Every year, the 390,000 residents of New Orleans pay an estimated $1.9 million in criminal fines and fees. But the City Council has passed a novel resolution threatening to choke off money to the courts if criminal fines continued to be levied.

  • August 30, 2020

    Rape Kit Backlogs Continue To Delay Justice For Victims

    The state of Virginia recently become the sixth state to clear its rape kit backlog. With thousands of untested kits in other states, sexual assault cases remain unprosecuted despite growing efforts to get through the mountains of DNA evidence. The brutal case of one victim in New York shows why such testing can be critical.

  • August 28, 2020

    Chicago Bracing For Post-Pandemic Foreclosure Surge

    As the Circuit Court of Cook County stares down an influx of eviction, foreclosure and other debt collection cases, the local legal community is using the calm before the storm to help Chicago residents mitigate their pandemic-era financial crises and potentially save their homes.

  • August 26, 2020

    Navajo Man Executed Despite Tribe's Calls For Clemency

    Navajo citizen Lezmond Mitchell was executed at an Indiana federal prison Wednesday for a 2001 double murder, a sentence carried out over the objections of many tribal advocates and the Navajo Nation itself, which opposes the death penalty.

  • August 23, 2020

    Top NJ Court Handcuffs Police Oversight Board's Powers

    New Jersey's highest court has defanged the powers of a civilian board meant to oversee police actions in the state's largest city, barring it from investigating alleged police misconduct at the same time that internal investigators are probing a matter.

  • August 23, 2020

    3 Death Penalty Cases Knocking On The High Court's Door

    A trio of petitions served up to the U.S. Supreme Court this month take aim at three distinct elements of the capital punishment process: conviction, sentencing and the execution itself.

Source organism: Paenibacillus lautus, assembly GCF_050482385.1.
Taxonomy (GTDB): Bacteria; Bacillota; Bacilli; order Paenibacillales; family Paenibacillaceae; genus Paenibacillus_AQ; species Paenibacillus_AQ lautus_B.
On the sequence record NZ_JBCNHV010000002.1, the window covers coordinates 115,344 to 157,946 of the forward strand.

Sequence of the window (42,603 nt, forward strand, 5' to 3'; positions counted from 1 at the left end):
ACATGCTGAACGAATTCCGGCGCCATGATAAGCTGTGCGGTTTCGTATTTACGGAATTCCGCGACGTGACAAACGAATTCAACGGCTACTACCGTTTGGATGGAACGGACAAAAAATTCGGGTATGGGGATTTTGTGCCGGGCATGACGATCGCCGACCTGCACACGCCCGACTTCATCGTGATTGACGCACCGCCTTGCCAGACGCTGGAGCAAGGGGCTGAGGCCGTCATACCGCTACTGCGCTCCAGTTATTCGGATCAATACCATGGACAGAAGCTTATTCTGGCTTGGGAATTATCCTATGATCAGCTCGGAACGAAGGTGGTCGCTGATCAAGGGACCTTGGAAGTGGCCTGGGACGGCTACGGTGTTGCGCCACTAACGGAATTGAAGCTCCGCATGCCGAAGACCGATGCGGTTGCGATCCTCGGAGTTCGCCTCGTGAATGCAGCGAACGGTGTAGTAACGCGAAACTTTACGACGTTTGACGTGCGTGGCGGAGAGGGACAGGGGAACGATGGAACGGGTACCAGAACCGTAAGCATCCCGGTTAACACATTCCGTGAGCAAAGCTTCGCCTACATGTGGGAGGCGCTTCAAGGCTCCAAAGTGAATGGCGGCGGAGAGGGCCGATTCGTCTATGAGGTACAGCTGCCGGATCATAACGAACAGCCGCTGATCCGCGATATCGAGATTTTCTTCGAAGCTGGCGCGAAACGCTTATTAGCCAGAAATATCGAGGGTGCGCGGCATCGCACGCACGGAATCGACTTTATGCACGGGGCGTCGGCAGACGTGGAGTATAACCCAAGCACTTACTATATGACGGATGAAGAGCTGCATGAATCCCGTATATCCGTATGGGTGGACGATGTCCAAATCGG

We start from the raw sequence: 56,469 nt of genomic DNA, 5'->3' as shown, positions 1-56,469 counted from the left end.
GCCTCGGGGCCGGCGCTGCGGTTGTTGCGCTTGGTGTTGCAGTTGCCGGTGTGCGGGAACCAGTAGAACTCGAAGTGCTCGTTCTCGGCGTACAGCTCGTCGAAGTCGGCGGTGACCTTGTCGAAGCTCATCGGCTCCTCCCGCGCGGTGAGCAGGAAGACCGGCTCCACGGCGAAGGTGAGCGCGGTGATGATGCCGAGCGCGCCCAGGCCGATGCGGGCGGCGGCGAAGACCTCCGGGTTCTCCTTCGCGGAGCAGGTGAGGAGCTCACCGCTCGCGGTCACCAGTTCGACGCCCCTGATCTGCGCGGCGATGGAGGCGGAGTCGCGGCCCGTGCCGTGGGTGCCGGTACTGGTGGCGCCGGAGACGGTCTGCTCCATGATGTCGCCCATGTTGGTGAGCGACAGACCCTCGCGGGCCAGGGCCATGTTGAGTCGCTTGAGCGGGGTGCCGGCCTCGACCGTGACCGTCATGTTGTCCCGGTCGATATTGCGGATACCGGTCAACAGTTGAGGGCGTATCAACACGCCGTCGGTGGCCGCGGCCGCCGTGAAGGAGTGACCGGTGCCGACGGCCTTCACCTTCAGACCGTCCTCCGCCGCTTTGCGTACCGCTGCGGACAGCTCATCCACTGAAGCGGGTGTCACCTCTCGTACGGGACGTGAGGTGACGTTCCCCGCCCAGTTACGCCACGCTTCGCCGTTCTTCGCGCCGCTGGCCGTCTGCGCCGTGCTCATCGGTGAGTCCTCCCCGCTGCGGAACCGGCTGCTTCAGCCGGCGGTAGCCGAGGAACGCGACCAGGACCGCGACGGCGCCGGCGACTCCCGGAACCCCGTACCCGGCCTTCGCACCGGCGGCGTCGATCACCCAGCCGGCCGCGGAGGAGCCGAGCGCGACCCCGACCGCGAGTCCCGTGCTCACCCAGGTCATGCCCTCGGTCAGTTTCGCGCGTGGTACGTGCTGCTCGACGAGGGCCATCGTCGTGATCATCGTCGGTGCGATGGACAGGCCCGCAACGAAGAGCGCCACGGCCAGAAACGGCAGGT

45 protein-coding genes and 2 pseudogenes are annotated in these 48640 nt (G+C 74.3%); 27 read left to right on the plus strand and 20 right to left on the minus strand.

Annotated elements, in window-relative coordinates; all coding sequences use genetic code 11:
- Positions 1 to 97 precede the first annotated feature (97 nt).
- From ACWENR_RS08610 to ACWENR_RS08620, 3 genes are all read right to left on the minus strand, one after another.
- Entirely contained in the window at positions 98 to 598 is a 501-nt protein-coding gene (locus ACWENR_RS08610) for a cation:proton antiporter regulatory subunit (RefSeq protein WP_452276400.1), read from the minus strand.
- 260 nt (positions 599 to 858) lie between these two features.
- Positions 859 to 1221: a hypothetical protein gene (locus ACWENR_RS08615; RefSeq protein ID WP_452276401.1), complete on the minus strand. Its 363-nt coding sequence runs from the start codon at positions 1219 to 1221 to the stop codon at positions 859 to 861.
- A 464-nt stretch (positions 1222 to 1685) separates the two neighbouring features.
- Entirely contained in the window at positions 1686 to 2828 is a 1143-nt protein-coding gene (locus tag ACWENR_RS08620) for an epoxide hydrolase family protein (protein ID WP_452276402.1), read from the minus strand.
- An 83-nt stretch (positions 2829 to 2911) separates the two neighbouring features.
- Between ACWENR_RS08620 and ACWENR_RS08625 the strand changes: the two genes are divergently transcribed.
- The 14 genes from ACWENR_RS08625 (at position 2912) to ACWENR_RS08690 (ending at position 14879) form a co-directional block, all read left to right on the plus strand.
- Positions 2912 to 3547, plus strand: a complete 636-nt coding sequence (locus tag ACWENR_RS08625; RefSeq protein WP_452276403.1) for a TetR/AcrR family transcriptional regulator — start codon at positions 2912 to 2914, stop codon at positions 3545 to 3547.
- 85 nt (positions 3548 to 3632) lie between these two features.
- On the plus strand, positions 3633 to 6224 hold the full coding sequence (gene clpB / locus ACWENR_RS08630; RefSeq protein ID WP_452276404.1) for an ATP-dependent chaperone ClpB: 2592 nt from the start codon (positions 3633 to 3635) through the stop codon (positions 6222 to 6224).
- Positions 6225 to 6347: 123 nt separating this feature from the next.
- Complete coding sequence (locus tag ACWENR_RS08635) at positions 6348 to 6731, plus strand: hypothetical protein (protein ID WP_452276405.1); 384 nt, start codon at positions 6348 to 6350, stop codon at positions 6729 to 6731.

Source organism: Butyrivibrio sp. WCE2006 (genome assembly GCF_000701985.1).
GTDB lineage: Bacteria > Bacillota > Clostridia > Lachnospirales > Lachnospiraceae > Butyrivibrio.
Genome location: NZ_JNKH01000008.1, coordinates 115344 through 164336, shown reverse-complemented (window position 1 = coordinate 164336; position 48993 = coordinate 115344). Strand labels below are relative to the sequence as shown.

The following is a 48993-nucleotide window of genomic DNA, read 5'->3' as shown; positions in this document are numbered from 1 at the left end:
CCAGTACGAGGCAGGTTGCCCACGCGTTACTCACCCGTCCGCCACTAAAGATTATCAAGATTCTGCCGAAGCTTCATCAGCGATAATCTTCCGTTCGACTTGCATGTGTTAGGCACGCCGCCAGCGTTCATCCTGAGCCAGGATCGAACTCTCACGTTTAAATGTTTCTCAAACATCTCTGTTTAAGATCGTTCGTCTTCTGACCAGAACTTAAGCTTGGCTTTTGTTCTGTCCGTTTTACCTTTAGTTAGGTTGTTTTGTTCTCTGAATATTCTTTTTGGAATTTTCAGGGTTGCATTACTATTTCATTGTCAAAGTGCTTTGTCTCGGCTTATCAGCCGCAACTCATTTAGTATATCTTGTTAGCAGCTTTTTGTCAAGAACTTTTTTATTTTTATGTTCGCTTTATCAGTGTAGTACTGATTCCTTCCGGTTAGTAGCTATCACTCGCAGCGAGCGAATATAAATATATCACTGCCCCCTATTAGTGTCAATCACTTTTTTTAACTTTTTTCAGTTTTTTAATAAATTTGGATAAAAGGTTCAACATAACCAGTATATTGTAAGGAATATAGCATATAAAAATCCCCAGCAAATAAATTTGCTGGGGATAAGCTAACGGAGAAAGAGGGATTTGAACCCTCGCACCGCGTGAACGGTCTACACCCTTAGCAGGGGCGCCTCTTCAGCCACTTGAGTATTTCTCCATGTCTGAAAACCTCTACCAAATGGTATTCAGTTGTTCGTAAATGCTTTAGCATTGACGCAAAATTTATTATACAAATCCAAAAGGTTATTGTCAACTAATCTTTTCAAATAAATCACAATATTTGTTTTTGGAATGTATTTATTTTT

• August 23, 2020

    Liyah Brown On The Push For Radical Reform In Texas

    Since starting as legal director of the Texas Civil Rights Project's Criminal Injustice Reform division in March, Liyah Brown has been leading the organization's effort to combat racism in the state's criminal justice system and pursue systemic change in policing, incarceration, the money bail system and more.

  • August 21, 2020

    Arbitration Could Resolve 'Disaster' Of Human Rights At Sea

    Could international arbitration provide a way for victims of human rights abuses at sea to finally seek redress after years of falling under the radar? A new initiative is betting that the answer to that question is yes.

  • August 18, 2020

    Why Trump's Sentencing Panel Picks Worry Reform Boosters

    President Donald Trump has tapped five people for the influential commission that sets guidelines for federal prison sentences, but advocates for change on both the left and right are calling the slate "antithetical to reform" and urging senators not to confirm the picks.

  • August 16, 2020

    Public Defender System In Nevada Poised For Reforms

    Attorneys at O'Melveny & Myers LLP helped the ACLU secure an agreement they hope will would result in real change for low-income defendants in Nevada seeking access to meaningful legal representation.

  • August 16, 2020

    Virus Lights Fire Under Eviction Right To Counsel Movement

    The ongoing pandemic has put new urgency behind a nascent movement pushing to give tenants facing eviction a right to counsel, advocates say.

  • August 16, 2020

    Paul Weiss Wins Housing Changes For Disabled NYC Tenants

    Advocating for a mobility-impaired veteran's access to his New York City Housing Authority apartment building, a team of lawyers recently secured a victory for the 63-year-old tenant that has lasting implications for other similarly situated residents.